film criticism

Violent entertainment

countdown gif masterViolent entertainment in a violent world is an obscenity and a danger to humanity.
As Benjamin says in the Epilogue to his Art Essay (1936):  ‘…the fascist Marinetti…
expects war to supply the artistic gratification of a sense perception that has been
changed by technology’....The current film censorship laws, for example,  strike
a balance between freedom of expression and the need to protect minors from
extreme acts of gratuitous violence, e.g. the film rating system. Rather, where
appropriate, we point out the degrading effects of violent entertainment, etc.

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The Tarantino ‘Phenomenon’
If any one film maker epitomises the cynicism and opportunism of the postmodern zeitgeist,
it is Quentin Tarantino. Like Scorsese, but with even less justification, he has attracted serious
attention from film critics and reputable institutions, such as the BFI.

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What Makes a Movie Classic?
Although it is a useful starting point, falling back on ‘personal choice’ as the sole basis for film
 appreciation is not
enough; certainly for members of a home movie group! We need to consider
 whether it is possible to reach a general
consensus as to what constitutes a move classic.

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When the Remake is Better than the Original
Adorno may be criticised for his abstract methodology or a refusal to examine individual works on their 
merits, as a result
of a theoretical bias. It follows that industrially produced artefacts, by definition, are 
not works of art; rather they can only
be regarded as commodities aimed at fulfilling the needs
of the masses.

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But Things are Not Black and White
Despite my preference for art - and film making - which errs on the side of semblance/ innovative realism,
 it is important
to note that we must not see things only in black and white terms, i.e. the idea that only 
films which are based on the notion
of  semblance are ‘good’, whereas those which are based on mimetic
effects/conventional realism, are ‘bad’.

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Blade Runner
Phillip K. Dick - Fabulist or Fantasist?
According to the dictionary, a fabulist is some one who tells a fictitious story which is intended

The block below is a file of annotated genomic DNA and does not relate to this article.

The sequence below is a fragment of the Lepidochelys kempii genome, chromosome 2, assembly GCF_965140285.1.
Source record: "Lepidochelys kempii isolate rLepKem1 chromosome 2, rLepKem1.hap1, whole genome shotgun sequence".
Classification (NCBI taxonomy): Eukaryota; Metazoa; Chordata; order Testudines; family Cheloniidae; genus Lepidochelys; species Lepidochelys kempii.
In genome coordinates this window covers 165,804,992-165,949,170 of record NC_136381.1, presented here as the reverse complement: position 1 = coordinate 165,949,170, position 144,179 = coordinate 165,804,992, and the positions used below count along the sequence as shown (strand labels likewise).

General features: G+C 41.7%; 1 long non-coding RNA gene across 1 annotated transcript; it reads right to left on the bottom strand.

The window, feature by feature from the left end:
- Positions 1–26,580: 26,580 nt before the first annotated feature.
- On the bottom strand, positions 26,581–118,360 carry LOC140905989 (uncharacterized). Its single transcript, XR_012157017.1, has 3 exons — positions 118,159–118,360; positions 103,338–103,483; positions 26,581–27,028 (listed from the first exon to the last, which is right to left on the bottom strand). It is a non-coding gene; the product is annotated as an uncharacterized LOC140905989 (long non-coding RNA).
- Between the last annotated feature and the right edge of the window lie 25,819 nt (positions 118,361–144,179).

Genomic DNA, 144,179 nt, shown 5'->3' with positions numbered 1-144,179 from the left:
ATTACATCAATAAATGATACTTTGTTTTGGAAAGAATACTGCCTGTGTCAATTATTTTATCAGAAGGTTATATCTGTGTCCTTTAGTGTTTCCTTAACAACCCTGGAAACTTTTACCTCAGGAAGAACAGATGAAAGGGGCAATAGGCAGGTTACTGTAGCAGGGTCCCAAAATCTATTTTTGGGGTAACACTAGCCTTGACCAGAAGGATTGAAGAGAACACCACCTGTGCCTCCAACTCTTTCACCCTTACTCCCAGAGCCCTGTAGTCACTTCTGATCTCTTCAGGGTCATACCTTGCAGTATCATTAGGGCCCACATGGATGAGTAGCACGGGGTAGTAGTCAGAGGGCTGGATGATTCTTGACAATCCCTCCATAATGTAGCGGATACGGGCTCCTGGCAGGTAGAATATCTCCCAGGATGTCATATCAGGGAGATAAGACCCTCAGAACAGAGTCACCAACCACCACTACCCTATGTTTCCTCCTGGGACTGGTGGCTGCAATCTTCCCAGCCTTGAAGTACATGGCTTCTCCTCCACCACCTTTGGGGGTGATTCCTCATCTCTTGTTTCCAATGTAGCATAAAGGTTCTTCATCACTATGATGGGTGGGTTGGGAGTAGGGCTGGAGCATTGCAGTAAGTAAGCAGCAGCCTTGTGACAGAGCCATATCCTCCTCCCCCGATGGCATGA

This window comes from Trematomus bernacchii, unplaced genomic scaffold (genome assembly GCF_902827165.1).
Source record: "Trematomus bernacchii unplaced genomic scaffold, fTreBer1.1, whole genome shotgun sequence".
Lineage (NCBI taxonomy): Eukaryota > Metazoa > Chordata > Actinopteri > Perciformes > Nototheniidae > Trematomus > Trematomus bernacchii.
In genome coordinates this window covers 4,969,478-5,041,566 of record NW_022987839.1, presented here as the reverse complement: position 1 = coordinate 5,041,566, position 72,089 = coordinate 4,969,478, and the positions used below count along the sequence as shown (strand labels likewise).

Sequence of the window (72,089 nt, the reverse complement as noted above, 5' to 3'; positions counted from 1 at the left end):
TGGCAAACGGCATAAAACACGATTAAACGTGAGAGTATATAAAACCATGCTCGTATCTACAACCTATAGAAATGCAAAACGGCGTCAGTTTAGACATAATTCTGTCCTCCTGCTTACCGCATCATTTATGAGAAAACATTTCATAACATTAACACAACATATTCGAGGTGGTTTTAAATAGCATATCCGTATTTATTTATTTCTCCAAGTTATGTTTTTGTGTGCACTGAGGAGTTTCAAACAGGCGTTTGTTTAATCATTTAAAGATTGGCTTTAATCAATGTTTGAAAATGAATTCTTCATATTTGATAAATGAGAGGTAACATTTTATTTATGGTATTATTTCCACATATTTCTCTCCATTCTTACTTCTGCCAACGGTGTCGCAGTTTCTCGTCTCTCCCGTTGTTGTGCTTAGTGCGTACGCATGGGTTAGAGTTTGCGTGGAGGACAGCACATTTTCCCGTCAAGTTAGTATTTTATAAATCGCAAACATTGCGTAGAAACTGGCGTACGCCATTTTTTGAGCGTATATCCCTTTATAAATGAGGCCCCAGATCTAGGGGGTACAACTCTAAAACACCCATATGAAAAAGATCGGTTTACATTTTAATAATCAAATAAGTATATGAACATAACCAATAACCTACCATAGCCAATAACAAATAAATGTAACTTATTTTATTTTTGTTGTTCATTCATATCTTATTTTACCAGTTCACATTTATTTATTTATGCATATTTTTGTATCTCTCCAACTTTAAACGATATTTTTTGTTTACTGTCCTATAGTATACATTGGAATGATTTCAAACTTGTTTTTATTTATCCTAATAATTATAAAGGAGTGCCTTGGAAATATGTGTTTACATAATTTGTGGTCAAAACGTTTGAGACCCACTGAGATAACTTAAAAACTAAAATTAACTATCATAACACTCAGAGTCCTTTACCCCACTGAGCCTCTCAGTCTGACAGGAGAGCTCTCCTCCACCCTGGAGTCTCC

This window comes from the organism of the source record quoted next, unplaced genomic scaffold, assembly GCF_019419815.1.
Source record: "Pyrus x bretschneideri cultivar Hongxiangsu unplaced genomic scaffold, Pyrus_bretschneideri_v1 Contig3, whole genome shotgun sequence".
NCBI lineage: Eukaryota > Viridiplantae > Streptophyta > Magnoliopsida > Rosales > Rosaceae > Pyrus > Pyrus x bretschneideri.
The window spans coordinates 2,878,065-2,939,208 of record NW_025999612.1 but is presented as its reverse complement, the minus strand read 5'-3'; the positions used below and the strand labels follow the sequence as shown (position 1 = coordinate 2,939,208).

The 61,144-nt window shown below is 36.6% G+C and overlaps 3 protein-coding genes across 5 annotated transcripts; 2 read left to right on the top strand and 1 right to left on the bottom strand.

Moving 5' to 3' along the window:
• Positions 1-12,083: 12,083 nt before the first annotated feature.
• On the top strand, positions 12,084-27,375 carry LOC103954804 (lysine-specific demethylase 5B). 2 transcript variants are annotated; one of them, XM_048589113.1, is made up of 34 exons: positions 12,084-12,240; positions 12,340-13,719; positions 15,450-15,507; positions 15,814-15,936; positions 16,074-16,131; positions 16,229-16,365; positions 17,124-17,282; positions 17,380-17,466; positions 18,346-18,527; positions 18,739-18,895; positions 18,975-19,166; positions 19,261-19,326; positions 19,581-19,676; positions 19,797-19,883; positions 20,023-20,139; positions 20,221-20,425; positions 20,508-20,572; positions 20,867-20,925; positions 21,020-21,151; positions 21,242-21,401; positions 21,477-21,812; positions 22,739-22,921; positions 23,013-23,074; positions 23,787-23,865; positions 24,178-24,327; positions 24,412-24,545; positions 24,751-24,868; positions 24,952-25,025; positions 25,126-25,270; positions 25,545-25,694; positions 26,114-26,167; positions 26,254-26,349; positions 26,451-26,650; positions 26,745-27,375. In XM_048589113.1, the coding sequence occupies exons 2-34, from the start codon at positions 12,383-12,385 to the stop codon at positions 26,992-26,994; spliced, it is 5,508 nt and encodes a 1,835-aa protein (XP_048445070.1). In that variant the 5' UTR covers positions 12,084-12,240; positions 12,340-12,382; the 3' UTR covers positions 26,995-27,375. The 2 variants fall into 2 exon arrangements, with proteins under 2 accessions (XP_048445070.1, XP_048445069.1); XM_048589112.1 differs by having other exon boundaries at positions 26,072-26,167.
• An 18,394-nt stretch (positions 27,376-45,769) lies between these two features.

to underline an important truth.
Whereas a fantasist tells stories which can only exist in the imagination. 
I would say that the American science fiction writer,
Phillip K. Dick (1928-82), is closer to the former
than the latter.

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Critique of Django UnChained
On Thursday, 10th January, 2013,  two news items caught my attention. One was about what I call quotidian 
economic violence;
the other was an interview with Hollywood director, Quentin Tarantino, about his latest
 violent movie, Django Unchained.

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Battleship Potemkin
Battleship Potemkin, 1925. Dir. Sergei Eisenstein, 80 mins.
Perhaps the first example of a new art form which also shook the world. The scene of the Odessa Steps
 massacre has been
described as ‘the most famous scene in the history of cinema’. As the inventor
 of montage (wherein the film’s success lies
in the editing or the cutting room, see below), Eisenstein
 revolutionised the way in which the world could be shown.

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Un Chien Andalou
Chien Andalou marked the entry - via film - of Bunuel and Dali into the Surrealist movement in the 1920s,
led by Andre Breton and Louis Aragon in Paris. But during the making of its sequel, L’Age d’ Or, the two
film makers fell out. (Maybe this happened because, Bunuel wanted to introduce Marx as well as Freud,
in opposition to Dali?).

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